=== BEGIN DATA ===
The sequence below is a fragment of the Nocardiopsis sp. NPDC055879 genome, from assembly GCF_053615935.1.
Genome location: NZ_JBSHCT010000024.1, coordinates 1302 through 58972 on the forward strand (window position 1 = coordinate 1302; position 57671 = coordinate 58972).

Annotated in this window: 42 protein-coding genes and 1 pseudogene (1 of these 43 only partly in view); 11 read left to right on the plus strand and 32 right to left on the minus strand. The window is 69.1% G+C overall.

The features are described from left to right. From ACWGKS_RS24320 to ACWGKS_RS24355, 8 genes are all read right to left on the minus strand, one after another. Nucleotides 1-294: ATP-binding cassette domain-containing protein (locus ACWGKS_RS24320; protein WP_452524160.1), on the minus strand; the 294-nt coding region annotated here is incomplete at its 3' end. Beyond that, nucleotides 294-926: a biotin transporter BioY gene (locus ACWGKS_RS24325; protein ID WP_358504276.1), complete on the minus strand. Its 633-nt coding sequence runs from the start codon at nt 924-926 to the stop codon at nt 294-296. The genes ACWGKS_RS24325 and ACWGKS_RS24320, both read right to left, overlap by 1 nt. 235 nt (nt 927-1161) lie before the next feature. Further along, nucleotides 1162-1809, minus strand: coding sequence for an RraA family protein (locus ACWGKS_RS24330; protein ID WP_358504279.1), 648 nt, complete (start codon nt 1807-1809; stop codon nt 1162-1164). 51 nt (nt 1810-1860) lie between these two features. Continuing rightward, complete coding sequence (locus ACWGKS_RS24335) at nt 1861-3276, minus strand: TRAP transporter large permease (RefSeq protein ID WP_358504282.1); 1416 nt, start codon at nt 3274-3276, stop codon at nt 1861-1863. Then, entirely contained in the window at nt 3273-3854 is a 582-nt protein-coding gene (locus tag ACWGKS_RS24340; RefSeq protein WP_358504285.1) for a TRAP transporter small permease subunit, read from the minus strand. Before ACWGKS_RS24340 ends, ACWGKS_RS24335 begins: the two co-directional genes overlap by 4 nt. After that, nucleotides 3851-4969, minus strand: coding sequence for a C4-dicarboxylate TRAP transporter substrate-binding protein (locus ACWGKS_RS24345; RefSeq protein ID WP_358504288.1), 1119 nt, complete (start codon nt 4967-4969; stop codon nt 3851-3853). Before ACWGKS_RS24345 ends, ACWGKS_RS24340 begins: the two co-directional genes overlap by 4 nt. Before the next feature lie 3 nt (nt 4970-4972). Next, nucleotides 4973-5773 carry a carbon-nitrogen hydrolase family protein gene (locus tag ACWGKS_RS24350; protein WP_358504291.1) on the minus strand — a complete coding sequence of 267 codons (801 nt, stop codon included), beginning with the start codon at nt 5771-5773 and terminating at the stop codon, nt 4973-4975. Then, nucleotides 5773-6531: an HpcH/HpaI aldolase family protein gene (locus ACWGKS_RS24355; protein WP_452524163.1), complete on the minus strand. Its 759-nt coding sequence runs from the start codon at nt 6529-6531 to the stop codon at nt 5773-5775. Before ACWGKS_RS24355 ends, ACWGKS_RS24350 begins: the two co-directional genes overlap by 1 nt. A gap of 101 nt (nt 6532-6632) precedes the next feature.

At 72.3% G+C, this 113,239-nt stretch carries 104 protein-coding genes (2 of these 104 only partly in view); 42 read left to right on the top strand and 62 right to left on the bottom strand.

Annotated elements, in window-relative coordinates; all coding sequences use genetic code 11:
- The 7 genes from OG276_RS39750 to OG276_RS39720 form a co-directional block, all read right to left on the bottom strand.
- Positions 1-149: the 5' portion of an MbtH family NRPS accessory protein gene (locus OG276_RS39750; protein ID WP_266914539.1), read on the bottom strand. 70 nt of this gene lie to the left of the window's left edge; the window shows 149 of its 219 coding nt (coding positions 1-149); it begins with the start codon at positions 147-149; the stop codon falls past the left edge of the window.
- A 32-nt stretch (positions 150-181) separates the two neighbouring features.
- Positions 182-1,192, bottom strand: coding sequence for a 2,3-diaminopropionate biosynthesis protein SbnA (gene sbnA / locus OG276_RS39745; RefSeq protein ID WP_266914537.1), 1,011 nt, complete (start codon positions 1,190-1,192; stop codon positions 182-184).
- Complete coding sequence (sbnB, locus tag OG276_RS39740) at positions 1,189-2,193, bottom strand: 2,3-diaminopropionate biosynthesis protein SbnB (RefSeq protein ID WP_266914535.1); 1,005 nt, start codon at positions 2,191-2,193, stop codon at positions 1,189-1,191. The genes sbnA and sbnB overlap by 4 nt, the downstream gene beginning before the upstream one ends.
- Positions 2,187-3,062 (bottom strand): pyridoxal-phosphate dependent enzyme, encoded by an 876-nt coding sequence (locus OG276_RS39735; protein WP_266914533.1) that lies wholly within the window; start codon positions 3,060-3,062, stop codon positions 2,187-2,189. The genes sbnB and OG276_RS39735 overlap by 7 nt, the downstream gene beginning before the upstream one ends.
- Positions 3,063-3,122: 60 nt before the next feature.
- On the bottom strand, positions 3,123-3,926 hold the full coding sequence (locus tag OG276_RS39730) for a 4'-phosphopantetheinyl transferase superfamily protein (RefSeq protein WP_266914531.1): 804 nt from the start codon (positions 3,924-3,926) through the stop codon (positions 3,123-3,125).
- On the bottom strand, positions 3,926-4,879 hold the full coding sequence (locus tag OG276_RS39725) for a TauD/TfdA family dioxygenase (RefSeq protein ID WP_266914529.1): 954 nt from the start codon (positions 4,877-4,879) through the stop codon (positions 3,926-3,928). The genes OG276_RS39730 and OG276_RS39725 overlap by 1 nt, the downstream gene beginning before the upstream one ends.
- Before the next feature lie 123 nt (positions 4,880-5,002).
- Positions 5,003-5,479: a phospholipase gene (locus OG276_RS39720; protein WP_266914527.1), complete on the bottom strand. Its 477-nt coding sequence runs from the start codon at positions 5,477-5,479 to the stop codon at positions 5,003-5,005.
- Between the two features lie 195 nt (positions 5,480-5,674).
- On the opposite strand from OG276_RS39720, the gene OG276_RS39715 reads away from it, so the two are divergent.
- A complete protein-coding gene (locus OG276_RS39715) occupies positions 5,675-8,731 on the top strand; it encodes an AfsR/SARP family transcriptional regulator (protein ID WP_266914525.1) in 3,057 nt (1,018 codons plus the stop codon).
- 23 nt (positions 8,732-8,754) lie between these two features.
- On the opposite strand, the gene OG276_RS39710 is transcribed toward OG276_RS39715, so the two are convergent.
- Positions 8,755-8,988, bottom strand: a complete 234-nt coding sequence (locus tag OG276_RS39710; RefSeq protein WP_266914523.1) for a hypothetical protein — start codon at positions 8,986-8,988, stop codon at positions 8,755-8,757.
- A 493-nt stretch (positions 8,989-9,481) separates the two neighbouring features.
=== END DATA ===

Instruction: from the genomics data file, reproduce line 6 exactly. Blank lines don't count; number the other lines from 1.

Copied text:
Annotated elements, in window-relative coordinates; all coding sequences use genetic code 11: